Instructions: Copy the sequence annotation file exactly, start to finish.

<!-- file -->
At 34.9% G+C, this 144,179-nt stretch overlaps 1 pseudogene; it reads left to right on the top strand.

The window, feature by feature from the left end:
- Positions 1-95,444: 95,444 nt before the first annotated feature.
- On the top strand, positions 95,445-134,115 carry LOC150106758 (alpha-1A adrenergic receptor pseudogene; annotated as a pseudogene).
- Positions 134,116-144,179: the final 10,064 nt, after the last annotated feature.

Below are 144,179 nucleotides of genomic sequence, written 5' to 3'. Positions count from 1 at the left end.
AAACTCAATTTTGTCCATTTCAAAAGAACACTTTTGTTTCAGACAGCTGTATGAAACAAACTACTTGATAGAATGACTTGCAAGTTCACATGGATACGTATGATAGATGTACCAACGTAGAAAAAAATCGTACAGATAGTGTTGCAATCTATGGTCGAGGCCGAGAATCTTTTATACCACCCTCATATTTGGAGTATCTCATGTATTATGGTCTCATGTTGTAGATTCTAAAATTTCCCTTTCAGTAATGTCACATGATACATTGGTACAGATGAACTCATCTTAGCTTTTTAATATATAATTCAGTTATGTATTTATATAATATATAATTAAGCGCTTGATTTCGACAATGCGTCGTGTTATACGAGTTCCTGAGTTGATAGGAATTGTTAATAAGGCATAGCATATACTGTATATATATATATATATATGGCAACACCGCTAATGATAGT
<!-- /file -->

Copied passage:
At 34.9% G+C, this 144,179-nt stretch overlaps 1 pseudogene; it reads left to right on the top strand.

The window, feature by feature from the left end:
- Positions 1-95,444: 95,444 nt before the first annotated feature.
- On the top strand, positions 95,445-134,115 carry LOC150106758 (alpha-1A adrenergic receptor pseudogene; annotated as a pseudogene).
- Positions 134,116-144,179: the final 10,064 nt, after the last annotated feature.

Below are 144,179 nucleotides of genomic sequence, written 5' to 3'. Positions count from 1 at the left end.
AAACTCAATTTTGTCCATTTCAAAAGAACACTTTTGTTTCAGACAGCTGTATGAAACAAACTACTTGATAGAATGACTTGCAAGTTCACATGGATACGTATGATAGATGTACCAACGTAGAAAAAAATCGTACAGATAGTGTTGCAATCTATGGTCGAGGCCGAGAATCTTTTATACCACCCTCATATTTGGAGTATCTCATGTATTATGGTCTCATGTTGTAGATTCTAAAATTTCCCTTTCAGTAATGTCACATGATACATTGGTACAGATGAACTCATCTTAGCTTTTTAATATATAATTCAGTTATGTATTTATATAATATATAATTAAGCGCTTGATTTCGACAATGCGTCGTGTTATACGAGTTCCTGAGTTGATAGGAATTGTTAATAAGGCATAGCATATACTGTATATATATATATATATATGGCAACACCGCTAATGATAGT